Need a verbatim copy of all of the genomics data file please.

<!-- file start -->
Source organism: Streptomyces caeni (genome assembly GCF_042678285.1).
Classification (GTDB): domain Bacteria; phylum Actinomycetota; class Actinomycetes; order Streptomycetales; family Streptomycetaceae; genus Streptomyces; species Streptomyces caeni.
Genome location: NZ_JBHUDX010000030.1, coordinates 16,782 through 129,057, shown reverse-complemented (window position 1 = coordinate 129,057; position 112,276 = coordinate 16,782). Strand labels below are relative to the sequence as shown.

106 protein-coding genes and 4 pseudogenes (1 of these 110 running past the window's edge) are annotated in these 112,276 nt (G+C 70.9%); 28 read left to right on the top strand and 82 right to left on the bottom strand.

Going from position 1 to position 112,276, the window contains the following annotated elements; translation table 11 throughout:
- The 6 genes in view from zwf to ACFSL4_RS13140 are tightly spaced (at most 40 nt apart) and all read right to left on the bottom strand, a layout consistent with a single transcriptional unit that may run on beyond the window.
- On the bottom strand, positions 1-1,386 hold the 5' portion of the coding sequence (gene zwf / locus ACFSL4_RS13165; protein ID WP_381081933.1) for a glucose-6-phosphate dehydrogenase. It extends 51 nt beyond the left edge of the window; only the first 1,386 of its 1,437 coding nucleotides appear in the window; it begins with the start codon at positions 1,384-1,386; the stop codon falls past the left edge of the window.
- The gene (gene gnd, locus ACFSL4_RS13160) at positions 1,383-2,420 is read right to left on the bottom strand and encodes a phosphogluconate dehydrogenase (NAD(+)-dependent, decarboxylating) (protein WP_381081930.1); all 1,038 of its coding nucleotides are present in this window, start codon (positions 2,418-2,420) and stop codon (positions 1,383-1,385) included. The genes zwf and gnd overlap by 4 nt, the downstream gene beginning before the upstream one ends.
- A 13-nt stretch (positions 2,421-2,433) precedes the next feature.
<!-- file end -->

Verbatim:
Source organism: Streptomyces caeni (genome assembly GCF_042678285.1).
Classification (GTDB): domain Bacteria; phylum Actinomycetota; class Actinomycetes; order Streptomycetales; family Streptomycetaceae; genus Streptomyces; species Streptomyces caeni.
Genome location: NZ_JBHUDX010000030.1, coordinates 16,782 through 129,057, shown reverse-complemented (window position 1 = coordinate 129,057; position 112,276 = coordinate 16,782). Strand labels below are relative to the sequence as shown.

106 protein-coding genes and 4 pseudogenes (1 of these 110 running past the window's edge) are annotated in these 112,276 nt (G+C 70.9%); 28 read left to right on the top strand and 82 right to left on the bottom strand.

Going from position 1 to position 112,276, the window contains the following annotated elements; translation table 11 throughout:
- The 6 genes in view from zwf to ACFSL4_RS13140 are tightly spaced (at most 40 nt apart) and all read right to left on the bottom strand, a layout consistent with a single transcriptional unit that may run on beyond the window.
- On the bottom strand, positions 1-1,386 hold the 5' portion of the coding sequence (gene zwf / locus ACFSL4_RS13165; protein ID WP_381081933.1) for a glucose-6-phosphate dehydrogenase. It extends 51 nt beyond the left edge of the window; only the first 1,386 of its 1,437 coding nucleotides appear in the window; it begins with the start codon at positions 1,384-1,386; the stop codon falls past the left edge of the window.
- The gene (gene gnd, locus ACFSL4_RS13160) at positions 1,383-2,420 is read right to left on the bottom strand and encodes a phosphogluconate dehydrogenase (NAD(+)-dependent, decarboxylating) (protein WP_381081930.1); all 1,038 of its coding nucleotides are present in this window, start codon (positions 2,418-2,420) and stop codon (positions 1,383-1,385) included. The genes zwf and gnd overlap by 4 nt, the downstream gene beginning before the upstream one ends.
- A 13-nt stretch (positions 2,421-2,433) precedes the next feature.